About Dusty Mabe

Atomic OpenShift Engineer for Red Hat. Fedora Atomic WG member. Passionate about open source.

Setting up SkyDNS

Kubernetes exposes DNS for service discovery, but the DNS server itself must be configured after you install Kubernetes. In the future it will be integrated into kubernetes as part of the platform (see PR11599) but for now you have to setup and run the SkyDNS container yourself.

I have seen some tutorials on how to get skydns working, but almost all of them are rather involved. However, if you just want a simple setup on a single node for testing then it is actually rather easy to get skydns set up.

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Installing an OpenShift Origin Cluster on Fedora 25 Atomic Host: Part 2

Introduction

In part 1 of this series, we used the OpenShift Ansible Installer to install Openshift Origin on three servers that were running Fedora 25 Atomic Host. The three machines we’ll be using have the following roles and IP address configurations:

|    Role     |  Public IPv4   | Private IPv4 |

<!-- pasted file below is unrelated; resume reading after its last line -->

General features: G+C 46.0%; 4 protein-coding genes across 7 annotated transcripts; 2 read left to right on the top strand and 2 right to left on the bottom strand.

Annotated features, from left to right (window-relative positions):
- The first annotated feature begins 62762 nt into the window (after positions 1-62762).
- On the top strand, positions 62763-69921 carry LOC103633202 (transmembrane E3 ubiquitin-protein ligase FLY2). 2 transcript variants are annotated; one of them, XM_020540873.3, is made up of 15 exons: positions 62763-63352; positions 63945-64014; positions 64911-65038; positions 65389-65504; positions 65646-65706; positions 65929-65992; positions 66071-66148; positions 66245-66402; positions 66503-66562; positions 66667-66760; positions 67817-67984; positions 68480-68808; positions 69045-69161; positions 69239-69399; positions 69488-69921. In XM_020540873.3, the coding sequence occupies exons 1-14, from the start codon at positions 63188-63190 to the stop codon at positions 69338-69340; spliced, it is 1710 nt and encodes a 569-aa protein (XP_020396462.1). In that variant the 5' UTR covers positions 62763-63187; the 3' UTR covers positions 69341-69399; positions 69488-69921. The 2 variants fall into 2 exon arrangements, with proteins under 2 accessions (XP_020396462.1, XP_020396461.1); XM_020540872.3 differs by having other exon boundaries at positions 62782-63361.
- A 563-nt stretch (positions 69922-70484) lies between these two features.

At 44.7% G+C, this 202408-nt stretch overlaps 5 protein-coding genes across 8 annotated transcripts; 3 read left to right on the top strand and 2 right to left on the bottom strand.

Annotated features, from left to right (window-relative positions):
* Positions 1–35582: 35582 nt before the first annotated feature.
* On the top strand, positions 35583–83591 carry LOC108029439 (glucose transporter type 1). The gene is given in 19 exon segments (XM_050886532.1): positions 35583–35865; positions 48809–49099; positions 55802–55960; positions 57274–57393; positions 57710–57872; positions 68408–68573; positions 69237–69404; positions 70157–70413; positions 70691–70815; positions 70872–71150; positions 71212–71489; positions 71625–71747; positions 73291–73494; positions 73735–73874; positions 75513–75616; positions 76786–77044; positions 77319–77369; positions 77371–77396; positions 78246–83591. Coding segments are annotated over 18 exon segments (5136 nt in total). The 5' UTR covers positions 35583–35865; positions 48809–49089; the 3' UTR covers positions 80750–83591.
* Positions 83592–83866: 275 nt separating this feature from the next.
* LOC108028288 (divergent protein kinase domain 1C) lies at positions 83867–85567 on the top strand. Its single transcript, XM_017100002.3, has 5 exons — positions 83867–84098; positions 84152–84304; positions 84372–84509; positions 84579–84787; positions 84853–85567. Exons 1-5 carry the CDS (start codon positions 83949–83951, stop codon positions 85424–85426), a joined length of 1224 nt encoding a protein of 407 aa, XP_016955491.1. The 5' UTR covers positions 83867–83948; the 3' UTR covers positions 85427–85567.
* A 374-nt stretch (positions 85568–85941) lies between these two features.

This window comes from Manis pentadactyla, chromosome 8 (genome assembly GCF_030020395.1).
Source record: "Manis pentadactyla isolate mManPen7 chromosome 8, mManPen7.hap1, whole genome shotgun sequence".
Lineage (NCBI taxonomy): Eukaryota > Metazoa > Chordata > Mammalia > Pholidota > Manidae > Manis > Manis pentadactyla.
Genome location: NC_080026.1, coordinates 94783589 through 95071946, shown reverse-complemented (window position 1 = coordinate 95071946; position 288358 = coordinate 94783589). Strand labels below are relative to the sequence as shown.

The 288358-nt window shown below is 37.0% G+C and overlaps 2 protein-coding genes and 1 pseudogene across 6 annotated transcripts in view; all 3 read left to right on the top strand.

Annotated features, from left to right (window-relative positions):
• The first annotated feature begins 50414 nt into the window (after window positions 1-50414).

|-------------|----------------|--------------|
| master,etcd | 54.175.0.44    | 10.0.173.101 |
| worker      | 52.91.115.81   | 10.0.156.20  |
| worker      | 54.204.208.138 | 10.0.251.101 |

In this blog, we’ll explore the installed Origin cluster and then launch an application to see if everything works.

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Installing an OpenShift Origin Cluster on Fedora 25 Atomic Host: Part 1

Introduction

Openshift Origin is the upstream project that builds on top of the Kubernetes platform and feeds into the OpenShift Container Platform product that is available from Red Hat today. Origin is a great way to get started with Kubernetes, and what better place to run a container orchestration layer than on top of Fedora Atomic Host?

We recently released Fedora 25, along with the first biweekly release of Fedora 25 Atomic Host. This blog post will show you the basics for getting a production installation of Origin running on Fedora 25 Atomic Host using the OpenShift Ansible Installer. The OpenShift Ansible installer will allow you to install a production-worthy OpenShift cluster. If you’d like to just try out OpenShift on a single node instead, you can set up OpenShift with the oc cluster up command, which we will detail in a later blog post.

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